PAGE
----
Rural areas often do not have the same quality of resources – especially health resources – available to urban areas. Among indigenous groups such as the Aboriginal and Torres Strait Islander populations of Australia, this is a particularly pressing problem. According to the Australian Government’s Australian Institute of Health and Welfare, as of 2001 an estimated 2.4 percent of Australia’s population identified as being of “Aboriginal origin,” “Torres Strait Islander origin,” or both. Around 25 percent of the indigenous Australian population – compared to two percent of the non-indigenous population – lived in areas classified as “remote” or “very remote.” As in other nations, non-urban areas often are not surveyed regularly, so gaps in health and welfare information are not sufficiently monitored or addressed.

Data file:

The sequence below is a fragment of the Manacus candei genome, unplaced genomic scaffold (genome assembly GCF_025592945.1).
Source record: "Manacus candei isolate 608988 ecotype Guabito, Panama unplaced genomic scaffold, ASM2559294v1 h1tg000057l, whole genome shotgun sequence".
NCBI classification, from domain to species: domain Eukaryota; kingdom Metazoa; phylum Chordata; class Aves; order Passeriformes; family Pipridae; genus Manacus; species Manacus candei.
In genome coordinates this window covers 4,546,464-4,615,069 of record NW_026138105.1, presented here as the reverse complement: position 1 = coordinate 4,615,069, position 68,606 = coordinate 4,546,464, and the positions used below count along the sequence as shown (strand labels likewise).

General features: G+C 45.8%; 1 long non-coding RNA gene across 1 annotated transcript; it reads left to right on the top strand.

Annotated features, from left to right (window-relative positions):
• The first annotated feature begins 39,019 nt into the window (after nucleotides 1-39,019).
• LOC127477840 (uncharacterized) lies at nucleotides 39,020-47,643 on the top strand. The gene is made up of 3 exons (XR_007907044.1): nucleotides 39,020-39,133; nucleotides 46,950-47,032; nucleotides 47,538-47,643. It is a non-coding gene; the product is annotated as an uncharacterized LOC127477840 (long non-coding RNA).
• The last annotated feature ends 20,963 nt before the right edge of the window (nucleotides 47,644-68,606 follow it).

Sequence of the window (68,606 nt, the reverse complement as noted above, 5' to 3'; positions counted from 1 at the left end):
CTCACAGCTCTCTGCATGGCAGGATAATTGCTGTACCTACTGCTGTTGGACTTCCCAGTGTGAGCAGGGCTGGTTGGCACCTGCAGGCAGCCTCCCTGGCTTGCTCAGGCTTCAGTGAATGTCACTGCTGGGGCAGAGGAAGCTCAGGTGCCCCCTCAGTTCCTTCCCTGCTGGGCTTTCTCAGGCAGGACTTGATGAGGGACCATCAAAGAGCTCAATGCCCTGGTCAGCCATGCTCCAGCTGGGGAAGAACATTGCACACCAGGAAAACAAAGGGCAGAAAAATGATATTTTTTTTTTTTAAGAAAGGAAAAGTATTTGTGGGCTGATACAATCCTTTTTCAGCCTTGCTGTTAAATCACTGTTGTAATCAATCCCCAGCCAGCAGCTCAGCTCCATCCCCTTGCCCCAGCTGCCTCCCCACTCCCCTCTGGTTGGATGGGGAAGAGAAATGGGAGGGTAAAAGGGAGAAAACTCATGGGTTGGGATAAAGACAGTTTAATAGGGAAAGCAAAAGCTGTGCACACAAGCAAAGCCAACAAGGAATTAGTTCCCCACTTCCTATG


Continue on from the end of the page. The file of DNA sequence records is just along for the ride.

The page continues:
The Australian Medical Association reports that representatives from the Indigenous Dentists’ Association have called for measures to improve oral health among indigenous groups such as the fluoridation of community water supplies. Per Medical News Today, the Dietitians Association of Australia indicates that due to the lower economic means of many people living in remote areas, high-quality nutritious food is not always available. Further, items such as sodas, sweets, and fried food are more available in rural areas and are lower-cost. Since one in every three Aboriginal people over the age of 15 worries about going without food, making healthy food options more available and affordable is a major concern to improving the overall health of the population.
Areas like the Northern Territory, where around 29 percent of the population are indigenous, also face a shortage of medical professionals to treat the conditions exacerbated by poor-quality food and lack of appropriate medical and dental care. Telemedicine programs such as iConsult provide opportunities to improve medical care in these areas and treat or lessen the severity of many conditions.